AQA A Level Economics Paper 1 Markets and Market Failure 2022

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IB/M/Jun22/E7 7136/1
Time allowed: 2 hours
For this paper you must have:
• an AQA 12-page Answer Book
• a calculator.
• Use black ink or black ball-point pen. Pencil should only be used for drawing.
• Write the information required on the front cover of your answer book.
The Paper Reference is 7136/1.
• In Section A, answer EITHER Context 1 OR Context 2.
• In Section B, answer ONE essay.
• The marks for questions are shown in brackets.
• The maximum mark for this paper is 80.
• There are 40 marks for Section A and 40 marks for Section B.
• You are advised to spend 1 hour on Section A and 1 hour on Section B.
Paper 1 Markets and Market Failure

Section A
Answer EITHER Context 1 OR Context 2.
Context 1 Total for this context: 40 marks
Flexible labour markets and trade unions
Study Extracts A, B and C and then answer all parts of Context 1 which follow.
Extract A
Figure 1: Participation in platform work*,
% of UK workers, 2016 and 2019
Figure 2: Median after-tax real earnings of
working-age employees and the
self-employed, 2009/10 to 2018/19
Year Employed, £ Self-employed, £
2009/10 21 900 15 800
2010/11 21 300 15 100
2011/12 20 300 15 800
2012/13 20 800 14 200
2013/14 20 500 14 000
2014/15 20 900 15 800
2015/16 21 300 16 100
2016/17 21 400 16 300
2017/18 21 400 17 600
2018/19 21 600 16 500
Source: TUC, 2020
Note: *Platform work is defined as paid tasks that are found via
a website or ‘app’.
Source: Department for Work & Pensions, 2020
Note: Base year is 2018/19
Extract B: The gig economy
The gig economy can be defined as that part of the labour market characterised by short-term
contracts or occasional work, as opposed to permanent jobs. The rise of gig economy work has
been driven by new technology, enabling people to work from anywhere, any time. Many
self-employed people work in the gig economy through online platforms such as Uber,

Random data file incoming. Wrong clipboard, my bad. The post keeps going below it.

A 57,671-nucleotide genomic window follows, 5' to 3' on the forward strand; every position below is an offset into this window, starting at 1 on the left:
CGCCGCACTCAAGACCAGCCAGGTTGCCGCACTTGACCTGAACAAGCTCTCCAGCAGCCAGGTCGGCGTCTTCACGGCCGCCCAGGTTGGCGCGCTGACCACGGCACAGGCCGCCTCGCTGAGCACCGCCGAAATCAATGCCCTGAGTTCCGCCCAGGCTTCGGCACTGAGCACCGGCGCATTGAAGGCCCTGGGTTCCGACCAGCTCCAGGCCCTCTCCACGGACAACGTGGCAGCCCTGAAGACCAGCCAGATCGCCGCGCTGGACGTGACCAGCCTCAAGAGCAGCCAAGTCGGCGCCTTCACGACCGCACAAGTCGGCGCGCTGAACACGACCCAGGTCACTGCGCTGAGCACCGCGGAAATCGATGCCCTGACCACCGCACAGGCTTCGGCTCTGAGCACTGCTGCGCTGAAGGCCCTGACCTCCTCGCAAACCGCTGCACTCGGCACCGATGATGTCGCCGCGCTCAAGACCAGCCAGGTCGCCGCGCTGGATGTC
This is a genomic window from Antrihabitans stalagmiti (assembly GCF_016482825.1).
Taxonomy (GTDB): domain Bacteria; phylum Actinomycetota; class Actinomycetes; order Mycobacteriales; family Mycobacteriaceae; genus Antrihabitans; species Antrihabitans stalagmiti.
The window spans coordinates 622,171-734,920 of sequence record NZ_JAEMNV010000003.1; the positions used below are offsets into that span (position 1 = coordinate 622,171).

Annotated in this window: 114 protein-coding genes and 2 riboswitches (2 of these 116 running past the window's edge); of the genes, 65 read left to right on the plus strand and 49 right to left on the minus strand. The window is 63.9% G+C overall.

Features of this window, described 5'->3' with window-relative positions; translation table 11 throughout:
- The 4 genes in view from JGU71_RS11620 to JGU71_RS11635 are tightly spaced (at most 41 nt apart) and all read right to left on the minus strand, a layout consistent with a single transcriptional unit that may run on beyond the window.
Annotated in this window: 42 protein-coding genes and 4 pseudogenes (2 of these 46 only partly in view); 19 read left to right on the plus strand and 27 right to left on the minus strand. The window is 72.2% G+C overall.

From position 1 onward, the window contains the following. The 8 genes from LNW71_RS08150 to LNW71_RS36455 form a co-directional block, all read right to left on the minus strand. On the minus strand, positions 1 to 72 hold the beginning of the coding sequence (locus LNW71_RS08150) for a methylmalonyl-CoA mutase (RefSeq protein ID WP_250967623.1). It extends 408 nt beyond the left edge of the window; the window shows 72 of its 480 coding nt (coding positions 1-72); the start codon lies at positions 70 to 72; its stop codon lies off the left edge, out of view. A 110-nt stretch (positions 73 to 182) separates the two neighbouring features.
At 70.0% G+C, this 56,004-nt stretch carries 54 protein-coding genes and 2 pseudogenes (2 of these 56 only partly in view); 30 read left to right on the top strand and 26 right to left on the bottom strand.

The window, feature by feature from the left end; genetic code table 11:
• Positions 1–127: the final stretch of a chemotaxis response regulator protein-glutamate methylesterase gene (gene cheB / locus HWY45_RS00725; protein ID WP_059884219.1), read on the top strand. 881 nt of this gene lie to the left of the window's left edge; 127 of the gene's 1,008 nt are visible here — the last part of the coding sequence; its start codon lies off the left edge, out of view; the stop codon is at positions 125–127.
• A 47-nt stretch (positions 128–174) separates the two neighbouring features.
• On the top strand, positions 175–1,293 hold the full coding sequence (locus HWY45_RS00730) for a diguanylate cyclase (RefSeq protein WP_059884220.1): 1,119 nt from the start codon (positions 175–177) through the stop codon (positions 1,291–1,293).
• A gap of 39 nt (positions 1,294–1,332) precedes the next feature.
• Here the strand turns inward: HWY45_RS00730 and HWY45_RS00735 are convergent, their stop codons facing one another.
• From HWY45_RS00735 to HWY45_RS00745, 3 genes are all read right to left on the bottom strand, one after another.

Deliveroo and Airbnb. These roles often replace employee roles in sectors including cleaning,
taxi driving, pizza delivery, project managers and personal training.
Gig economy workers face higher risks and more uncertainty about the stability of their incomes
than standard workers. They tend to earn less than employees doing similar work and they also
tend to work longer hours. However, they do have greater flexibility and control over their worklife balance. People who have other responsibilities beyond work (for example childcare) may
choose to work in the gig economy because it allows them to allocate their time as they choose.
The government has pledged to combat unfair working practices associated with zero-hours
contracts and the gig economy. They are seeking to bring gig employers into line with the
standards and regulations by which other employers must abide. However, providers of meal
delivery, ride-sharing and other gig economy services warn that tighter regulations will damage
economic efficiency and employees will lose out. Gig economy defenders claim that today’s
flexible labour markets offer modern workers the opportunity to move freely between jobs and
this gives them more choice over their working hours.
Source: News reports, 2020
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